You’ve probably heard that logging 10,000 steps daily can help you control your weight and keep you healthy. But if you have an office job, spend a lot of time driving, or are constantly pressed for time, shooting for that number can seem overwhelming—if not downright impossible. Should you resign yourself to being a couch potato/desk jockey? Hardly!
While getting 10,000 steps (or more) is a great goal, upping your current activity level by just a little—say, an additional 1,000 steps—has solid health perks, say experts. What’s more, almost anyone can tack on this seemingly small amount of movement, says Harley Pasternak, ACSM-CPT, IDEA master trainer and New York Times best-selling author of The Body Reset Diet.
Take a second to ponder the math, and you’ll see that it really does add up: 1,000 steps clocks out to about half a mile, which works out to an extra 365,000 steps a year. “That’s nearly 180 miles of extra movement, and it will absolutely change the way you look and feel,” says Pasternak. Here are some of the perks that come with moving just a little more:
1. Your heart won’t have to work so hard.
“Simply going from being sedentary to engaging in even modest levels of activity dramatically improves your health and begins decreasing your risk of heart disease,” says Michele Olson, PhD, a professor of exercise physiology at Auburn University at Montgomery. Movement makes your muscles better able to pump blood throughout the body, so your heart rate comes down.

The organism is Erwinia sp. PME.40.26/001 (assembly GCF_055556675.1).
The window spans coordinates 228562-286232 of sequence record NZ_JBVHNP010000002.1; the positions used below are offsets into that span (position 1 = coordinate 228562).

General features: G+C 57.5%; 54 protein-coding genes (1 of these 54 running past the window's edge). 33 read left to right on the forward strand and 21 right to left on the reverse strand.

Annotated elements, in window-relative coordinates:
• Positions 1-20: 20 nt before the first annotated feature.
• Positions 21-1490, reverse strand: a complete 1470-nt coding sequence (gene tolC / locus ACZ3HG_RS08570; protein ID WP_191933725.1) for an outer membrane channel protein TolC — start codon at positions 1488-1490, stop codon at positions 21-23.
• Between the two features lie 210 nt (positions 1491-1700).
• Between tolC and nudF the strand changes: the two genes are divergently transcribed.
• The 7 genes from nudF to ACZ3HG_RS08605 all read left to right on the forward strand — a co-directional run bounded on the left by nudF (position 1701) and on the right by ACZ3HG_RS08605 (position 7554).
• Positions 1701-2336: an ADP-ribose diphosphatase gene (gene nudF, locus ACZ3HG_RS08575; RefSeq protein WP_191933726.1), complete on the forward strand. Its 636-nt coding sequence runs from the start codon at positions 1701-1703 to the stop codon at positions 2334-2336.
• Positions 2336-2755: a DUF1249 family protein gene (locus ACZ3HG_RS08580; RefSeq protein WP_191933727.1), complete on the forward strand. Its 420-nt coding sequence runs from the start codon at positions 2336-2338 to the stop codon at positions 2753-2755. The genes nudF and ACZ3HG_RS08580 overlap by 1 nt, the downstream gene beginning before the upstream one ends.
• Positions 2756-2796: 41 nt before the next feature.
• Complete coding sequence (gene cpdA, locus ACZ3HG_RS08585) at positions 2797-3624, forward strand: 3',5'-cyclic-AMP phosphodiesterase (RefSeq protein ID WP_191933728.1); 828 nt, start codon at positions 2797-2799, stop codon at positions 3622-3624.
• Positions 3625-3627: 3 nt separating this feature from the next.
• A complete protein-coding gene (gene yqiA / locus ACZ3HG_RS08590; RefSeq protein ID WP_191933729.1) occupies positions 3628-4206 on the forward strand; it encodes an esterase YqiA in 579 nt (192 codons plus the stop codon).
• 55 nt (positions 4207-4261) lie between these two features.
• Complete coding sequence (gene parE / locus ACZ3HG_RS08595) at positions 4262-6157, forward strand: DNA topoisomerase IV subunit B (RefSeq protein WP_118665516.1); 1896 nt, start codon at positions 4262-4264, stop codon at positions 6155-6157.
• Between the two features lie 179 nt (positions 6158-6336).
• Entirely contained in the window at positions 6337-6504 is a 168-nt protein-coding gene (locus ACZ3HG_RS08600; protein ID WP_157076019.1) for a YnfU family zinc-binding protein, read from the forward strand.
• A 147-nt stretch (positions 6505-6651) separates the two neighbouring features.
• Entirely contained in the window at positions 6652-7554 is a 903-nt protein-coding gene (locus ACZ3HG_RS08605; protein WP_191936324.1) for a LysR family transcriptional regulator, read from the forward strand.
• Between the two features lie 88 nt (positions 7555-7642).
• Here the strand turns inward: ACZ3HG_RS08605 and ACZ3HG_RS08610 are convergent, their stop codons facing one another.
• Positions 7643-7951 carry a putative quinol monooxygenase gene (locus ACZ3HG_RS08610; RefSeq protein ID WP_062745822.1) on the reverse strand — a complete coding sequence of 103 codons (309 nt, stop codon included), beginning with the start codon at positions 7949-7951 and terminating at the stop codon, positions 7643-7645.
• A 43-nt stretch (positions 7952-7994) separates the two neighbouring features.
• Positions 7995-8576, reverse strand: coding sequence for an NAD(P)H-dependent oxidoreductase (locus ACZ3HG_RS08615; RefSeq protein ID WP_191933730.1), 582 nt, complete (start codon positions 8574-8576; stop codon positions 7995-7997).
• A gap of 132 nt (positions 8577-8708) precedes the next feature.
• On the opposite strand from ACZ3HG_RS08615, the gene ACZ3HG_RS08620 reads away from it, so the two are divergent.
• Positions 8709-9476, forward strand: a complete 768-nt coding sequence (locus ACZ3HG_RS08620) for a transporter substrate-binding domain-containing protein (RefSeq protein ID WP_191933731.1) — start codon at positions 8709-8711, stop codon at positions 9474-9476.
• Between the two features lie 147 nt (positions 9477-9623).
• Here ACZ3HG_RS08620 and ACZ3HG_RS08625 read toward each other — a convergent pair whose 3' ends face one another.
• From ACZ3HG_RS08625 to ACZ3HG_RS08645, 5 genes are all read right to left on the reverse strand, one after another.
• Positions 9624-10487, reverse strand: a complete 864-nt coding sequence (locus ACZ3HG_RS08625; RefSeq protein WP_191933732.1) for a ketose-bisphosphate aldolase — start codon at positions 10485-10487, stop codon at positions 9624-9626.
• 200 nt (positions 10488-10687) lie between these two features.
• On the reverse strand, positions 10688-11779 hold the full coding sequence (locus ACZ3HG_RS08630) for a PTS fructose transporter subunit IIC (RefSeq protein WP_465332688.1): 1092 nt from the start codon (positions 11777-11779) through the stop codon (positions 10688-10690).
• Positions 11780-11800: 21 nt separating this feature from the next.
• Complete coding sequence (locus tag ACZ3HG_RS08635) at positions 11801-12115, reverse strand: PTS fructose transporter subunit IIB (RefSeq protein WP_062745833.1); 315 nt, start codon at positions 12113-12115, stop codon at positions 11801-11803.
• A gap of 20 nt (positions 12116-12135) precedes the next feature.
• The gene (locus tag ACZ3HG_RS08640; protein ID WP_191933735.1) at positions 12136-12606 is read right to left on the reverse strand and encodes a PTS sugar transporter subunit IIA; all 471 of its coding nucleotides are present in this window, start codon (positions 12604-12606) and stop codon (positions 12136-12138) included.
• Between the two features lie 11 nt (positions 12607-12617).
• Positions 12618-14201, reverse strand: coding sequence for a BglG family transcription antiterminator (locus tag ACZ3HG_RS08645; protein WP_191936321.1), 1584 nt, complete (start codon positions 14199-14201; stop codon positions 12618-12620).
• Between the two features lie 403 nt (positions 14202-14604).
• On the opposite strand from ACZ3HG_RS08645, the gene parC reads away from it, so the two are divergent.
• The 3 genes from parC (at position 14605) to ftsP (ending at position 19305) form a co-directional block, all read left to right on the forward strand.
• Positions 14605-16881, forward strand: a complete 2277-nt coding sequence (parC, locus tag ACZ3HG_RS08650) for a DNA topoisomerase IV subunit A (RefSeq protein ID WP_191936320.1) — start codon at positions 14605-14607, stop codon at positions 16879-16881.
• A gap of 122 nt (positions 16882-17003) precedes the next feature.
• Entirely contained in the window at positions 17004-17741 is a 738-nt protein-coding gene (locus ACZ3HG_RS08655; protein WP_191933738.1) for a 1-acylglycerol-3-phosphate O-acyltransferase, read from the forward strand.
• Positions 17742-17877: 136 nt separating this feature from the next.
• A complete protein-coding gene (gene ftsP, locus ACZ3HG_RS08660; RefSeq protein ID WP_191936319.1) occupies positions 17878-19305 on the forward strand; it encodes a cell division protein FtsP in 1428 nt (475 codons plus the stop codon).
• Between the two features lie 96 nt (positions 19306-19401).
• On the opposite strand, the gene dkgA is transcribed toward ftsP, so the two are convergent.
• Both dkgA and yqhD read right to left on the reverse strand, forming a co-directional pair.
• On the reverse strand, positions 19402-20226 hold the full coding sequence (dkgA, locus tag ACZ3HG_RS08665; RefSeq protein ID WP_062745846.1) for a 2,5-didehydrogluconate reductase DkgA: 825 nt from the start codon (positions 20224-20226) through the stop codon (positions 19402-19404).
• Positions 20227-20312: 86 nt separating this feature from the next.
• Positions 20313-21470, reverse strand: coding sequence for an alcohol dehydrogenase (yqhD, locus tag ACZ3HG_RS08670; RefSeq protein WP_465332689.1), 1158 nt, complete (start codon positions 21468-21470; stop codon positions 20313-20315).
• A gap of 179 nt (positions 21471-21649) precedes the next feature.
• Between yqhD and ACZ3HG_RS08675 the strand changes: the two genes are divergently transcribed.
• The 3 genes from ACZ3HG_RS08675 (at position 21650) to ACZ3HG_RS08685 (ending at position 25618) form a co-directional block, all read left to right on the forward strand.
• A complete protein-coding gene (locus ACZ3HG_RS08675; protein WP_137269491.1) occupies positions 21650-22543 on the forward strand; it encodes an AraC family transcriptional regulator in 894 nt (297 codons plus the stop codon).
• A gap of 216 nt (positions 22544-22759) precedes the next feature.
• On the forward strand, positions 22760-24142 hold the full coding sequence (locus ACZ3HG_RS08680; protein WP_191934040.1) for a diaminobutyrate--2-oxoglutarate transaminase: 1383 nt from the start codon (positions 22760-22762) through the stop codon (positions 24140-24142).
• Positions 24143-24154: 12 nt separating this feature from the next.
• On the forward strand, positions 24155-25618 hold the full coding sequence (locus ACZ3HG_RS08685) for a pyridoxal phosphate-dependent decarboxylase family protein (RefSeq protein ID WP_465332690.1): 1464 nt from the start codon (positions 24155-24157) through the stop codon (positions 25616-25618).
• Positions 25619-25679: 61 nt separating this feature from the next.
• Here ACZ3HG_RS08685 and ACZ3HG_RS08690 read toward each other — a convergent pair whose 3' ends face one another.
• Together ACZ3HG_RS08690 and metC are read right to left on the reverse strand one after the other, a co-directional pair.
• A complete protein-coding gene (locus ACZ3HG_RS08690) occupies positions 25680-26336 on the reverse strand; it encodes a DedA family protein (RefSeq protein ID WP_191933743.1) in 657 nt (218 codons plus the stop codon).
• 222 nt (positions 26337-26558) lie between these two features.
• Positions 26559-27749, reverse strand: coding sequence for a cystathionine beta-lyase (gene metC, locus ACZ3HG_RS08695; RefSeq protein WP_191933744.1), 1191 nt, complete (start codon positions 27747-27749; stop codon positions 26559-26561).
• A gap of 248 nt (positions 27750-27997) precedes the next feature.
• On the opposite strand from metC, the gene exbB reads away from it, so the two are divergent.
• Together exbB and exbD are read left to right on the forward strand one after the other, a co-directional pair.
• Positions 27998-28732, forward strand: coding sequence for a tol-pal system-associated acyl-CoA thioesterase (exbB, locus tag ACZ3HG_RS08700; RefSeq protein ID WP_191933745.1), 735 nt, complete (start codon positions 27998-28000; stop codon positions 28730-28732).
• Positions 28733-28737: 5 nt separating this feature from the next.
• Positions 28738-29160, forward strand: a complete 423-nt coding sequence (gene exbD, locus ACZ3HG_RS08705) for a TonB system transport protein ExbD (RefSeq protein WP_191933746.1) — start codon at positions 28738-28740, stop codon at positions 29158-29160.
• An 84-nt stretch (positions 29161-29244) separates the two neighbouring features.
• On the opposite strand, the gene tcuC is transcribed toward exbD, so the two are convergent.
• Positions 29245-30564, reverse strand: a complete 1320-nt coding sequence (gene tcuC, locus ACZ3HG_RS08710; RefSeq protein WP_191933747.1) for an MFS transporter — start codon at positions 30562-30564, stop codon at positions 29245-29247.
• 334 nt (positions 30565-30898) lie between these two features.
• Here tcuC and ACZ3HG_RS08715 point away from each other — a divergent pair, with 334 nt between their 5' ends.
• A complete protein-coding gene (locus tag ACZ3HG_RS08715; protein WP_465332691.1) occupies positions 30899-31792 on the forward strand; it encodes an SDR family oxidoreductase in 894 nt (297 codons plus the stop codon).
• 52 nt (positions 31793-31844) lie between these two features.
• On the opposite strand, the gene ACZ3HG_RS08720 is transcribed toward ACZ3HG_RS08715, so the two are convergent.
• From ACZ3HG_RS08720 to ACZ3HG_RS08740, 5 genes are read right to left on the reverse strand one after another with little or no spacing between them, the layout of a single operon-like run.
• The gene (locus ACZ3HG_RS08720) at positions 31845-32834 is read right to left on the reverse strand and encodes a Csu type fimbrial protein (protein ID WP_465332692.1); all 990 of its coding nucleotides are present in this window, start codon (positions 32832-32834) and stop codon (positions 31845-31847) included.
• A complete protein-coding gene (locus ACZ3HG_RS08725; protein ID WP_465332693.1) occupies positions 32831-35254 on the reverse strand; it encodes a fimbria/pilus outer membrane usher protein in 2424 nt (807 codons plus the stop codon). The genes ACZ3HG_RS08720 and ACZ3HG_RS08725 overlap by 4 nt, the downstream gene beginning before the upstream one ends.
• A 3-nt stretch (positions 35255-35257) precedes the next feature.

2. You’ll slash your stroke risk.
Extra activity directly reduces your chances of having a stroke. It also helps keep your blood pressure in check—which further reduces your stroke risk. Double win!
3. Your cholesterol levels may improve.
Got high LDL, the “bad” kind of cholesterol? Taking an extra 1,000 steps a day may be enough to make a difference. “When you move more, you burn up cholesterol and other lipids in your bloodstream so they have less of a chance of invading and damaging your blood vessels,” explains Olson.
4. You’ll stress less.
Taking a short, brisk walk may really be the best way to clear your head and lift yourself out of a funk. The physiological reason is twofold: When you exercise, your body produces feel-good chemicals called endorphins. Physical activity also cuts levels of cortisol—a stress hormone that can make you feel lousy and raise your risk of a slew of mental and physical health problems, says Pasternak.
5. Your bones will get stronger.
According to the American Academy of Orthopaedic Surgeons, any type of weight-bearing activity can strengthen your skeleton and fight osteoporosis. Why? Placing weight on your bones makes them work harder, explains Olson. That pressure stimulates cells called osteoblasts, which can turn into new brand-new bone cells.
6. You may lose weight.
OK, so you probably won’t shed a ton quickly, but over time there’s a payoff. Taking an extra 10,000 steps means you’ll torch about 50 more calories a day, or 350 a week, says Nadya Swedan, MD, a board-certified physical medicine and rehabilitation specialist. “In about 10 weeks, you’ll be able to notice any pounds you’ve started to drop.” (Walk off 22 pounds in just 8 weeks and get an MP3 player with Prevention’s Walk Off Weight!)
To reap any—or all—of these benefits, you’ll need to make extra activity a regular thing. “A thousand additional steps a day really add up, but consistency is key,” says Pasternak. Some easy ways to make it a habit include snagging the furthest (rather than closest) parking spot to your office door, marching around while you’re talking on the phone, and ditching your coffee pot so you have to walk to a local shop for your morning cup.